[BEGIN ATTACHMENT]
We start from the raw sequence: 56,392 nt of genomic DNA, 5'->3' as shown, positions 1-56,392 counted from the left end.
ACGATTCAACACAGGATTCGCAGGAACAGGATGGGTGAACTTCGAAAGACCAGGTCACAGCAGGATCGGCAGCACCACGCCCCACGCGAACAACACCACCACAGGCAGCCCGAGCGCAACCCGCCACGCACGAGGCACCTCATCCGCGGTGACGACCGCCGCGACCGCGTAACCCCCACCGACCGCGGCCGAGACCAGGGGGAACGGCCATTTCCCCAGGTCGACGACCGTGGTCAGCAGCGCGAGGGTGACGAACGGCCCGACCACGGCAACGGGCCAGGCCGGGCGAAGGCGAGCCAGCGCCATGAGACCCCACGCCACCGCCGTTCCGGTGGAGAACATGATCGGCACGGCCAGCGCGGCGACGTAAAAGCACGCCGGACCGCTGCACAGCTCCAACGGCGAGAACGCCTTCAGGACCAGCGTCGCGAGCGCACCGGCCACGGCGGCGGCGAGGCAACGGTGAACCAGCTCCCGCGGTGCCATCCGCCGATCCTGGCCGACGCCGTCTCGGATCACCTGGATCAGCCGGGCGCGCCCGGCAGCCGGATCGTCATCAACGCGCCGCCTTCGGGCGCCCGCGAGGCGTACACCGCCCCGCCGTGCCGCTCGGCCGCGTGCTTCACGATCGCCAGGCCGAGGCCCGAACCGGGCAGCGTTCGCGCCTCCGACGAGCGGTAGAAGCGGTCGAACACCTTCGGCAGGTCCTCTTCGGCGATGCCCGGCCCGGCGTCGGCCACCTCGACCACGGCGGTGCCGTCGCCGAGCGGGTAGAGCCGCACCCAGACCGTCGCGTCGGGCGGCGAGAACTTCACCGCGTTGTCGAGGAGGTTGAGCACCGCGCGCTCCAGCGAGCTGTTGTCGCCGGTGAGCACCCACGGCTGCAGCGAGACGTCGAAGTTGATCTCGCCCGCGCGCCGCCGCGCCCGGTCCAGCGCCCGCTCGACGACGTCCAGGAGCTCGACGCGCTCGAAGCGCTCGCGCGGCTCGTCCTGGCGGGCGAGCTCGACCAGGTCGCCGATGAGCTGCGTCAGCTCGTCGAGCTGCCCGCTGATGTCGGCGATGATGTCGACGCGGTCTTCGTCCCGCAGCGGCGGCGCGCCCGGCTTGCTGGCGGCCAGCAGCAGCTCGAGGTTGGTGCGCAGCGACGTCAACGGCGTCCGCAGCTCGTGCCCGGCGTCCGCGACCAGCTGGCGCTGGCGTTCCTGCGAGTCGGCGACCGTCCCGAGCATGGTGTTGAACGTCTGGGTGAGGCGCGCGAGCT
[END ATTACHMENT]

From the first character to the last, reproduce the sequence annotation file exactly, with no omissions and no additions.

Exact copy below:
We start from the raw sequence: 56,392 nt of genomic DNA, 5'->3' as shown, positions 1-56,392 counted from the left end.
ACGATTCAACACAGGATTCGCAGGAACAGGATGGGTGAACTTCGAAAGACCAGGTCACAGCAGGATCGGCAGCACCACGCCCCACGCGAACAACACCACCACAGGCAGCCCGAGCGCAACCCGCCACGCACGAGGCACCTCATCCGCGGTGACGACCGCCGCGACCGCGTAACCCCCACCGACCGCGGCCGAGACCAGGGGGAACGGCCATTTCCCCAGGTCGACGACCGTGGTCAGCAGCGCGAGGGTGACGAACGGCCCGACCACGGCAACGGGCCAGGCCGGGCGAAGGCGAGCCAGCGCCATGAGACCCCACGCCACCGCCGTTCCGGTGGAGAACATGATCGGCACGGCCAGCGCGGCGACGTAAAAGCACGCCGGACCGCTGCACAGCTCCAACGGCGAGAACGCCTTCAGGACCAGCGTCGCGAGCGCACCGGCCACGGCGGCGGCGAGGCAACGGTGAACCAGCTCCCGCGGTGCCATCCGCCGATCCTGGCCGACGCCGTCTCGGATCACCTGGATCAGCCGGGCGCGCCCGGCAGCCGGATCGTCATCAACGCGCCGCCTTCGGGCGCCCGCGAGGCGTACACCGCCCCGCCGTGCCGCTCGGCCGCGTGCTTCACGATCGCCAGGCCGAGGCCCGAACCGGGCAGCGTTCGCGCCTCCGACGAGCGGTAGAAGCGGTCGAACACCTTCGGCAGGTCCTCTTCGGCGATGCCCGGCCCGGCGTCGGCCACCTCGACCACGGCGGTGCCGTCGCCGAGCGGGTAGAGCCGCACCCAGACCGTCGCGTCGGGCGGCGAGAACTTCACCGCGTTGTCGAGGAGGTTGAGCACCGCGCGCTCCAGCGAGCTGTTGTCGCCGGTGAGCACCCACGGCTGCAGCGAGACGTCGAAGTTGATCTCGCCCGCGCGCCGCCGCGCCCGGTCCAGCGCCCGCTCGACGACGTCCAGGAGCTCGACGCGCTCGAAGCGCTCGCGCGGCTCGTCCTGGCGGGCGAGCTCGACCAGGTCGCCGATGAGCTGCGTCAGCTCGTCGAGCTGCCCGCTGATGTCGGCGATGATGTCGACGCGGTCTTCGTCCCGCAGCGGCGGCGCGCCCGGCTTGCTGGCGGCCAGCAGCAGCTCGAGGTTGGTGCGCAGCGACGTCAACGGCGTCCGCAGCTCGTGCCCGGCGTCCGCGACCAGCTGGCGCTGGCGTTCCTGCGAGTCGGCGACCGTCCCGAGCATGGTGTTGAACGTCTGGGTGAGGCGCGCGAGCT